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The War on WordsSlavery, Race, and Free Speech in American Literature$
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Michael T. Gilmore

Print publication date: 2010

Print ISBN-13: 9780226294131

Published to Chicago Scholarship Online: February 2013

DOI: 10.7208/chicago/9780226294155.001.0001

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Tourgée: Margin and Center

Tourgée: Margin and Center

Chapter:
(p.199) Tourgée: Margin and Center
Source:
The War on Words
Author(s):

Michael T. Gilmore

Publisher:
University of Chicago Press
DOI:10.7208/chicago/9780226294155.003.0012

This chapter reviews Albion W. Tourgée publications, particularly his A Fool's Errand and Bricks without Straw, the themes of his novels had few admitted followers among mainstream authors. Although his admirers would hesitate to put him in the first tier of authors; he published A Fool's Errand to protest Reconstruction's betrayal, and this had neither the staying power nor the influence of Emerson's pamphlet. W. E. B. Du Bois said of him that he may have been a beacon of racial enlightenment, but as a literary figure, he was never anything but marginal. In fact, Tourgée embraced marginality, criticizing the regnant realist aesthetic for dwelling on minutiae and asserting that only the romantic imagination could do justice to America's racial trauma. Some literary historians would add to this that Tourgée's challenges to late nineteenth-century ideological pacification inspired practically nothing. His two best sellers explicitly conceptualize the clash between North and South as a battle over language, and in this respect he belongs at the very heart of his era, though worlds removed from better-known contemporaries in his directness.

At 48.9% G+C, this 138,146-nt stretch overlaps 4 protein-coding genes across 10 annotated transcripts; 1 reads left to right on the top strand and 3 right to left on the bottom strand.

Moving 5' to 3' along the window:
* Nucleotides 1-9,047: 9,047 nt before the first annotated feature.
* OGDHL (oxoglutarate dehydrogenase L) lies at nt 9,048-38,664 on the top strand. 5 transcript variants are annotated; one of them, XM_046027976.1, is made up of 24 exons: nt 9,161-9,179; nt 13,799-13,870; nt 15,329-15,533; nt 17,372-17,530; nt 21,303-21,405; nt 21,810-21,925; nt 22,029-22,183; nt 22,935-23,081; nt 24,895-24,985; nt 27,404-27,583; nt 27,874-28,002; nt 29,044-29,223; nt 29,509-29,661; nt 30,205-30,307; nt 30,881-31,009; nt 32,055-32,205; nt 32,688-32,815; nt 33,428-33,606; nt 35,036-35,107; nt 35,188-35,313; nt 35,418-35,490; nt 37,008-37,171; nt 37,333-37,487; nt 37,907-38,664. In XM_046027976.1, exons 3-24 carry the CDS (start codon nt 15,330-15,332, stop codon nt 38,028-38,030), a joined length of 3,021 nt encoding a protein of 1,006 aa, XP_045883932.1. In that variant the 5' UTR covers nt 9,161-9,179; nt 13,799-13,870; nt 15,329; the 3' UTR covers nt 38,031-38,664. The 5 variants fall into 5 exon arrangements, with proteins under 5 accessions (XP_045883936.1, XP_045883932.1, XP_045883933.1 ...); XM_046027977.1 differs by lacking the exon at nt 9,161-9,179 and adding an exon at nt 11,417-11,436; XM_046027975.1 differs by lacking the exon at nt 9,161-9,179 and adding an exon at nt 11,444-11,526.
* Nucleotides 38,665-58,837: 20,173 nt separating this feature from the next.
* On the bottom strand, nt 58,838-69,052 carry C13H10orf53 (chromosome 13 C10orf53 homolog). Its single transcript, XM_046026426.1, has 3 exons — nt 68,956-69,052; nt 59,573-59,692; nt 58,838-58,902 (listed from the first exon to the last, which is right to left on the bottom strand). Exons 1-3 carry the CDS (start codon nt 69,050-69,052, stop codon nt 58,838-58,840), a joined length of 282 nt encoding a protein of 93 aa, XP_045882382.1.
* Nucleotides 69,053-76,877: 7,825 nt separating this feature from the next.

Keywords:   Albion W. Tourgée, A Fool's Errand, Bricks without Straw, Reconstruction, betrayal, Emerson, nineteenth-century

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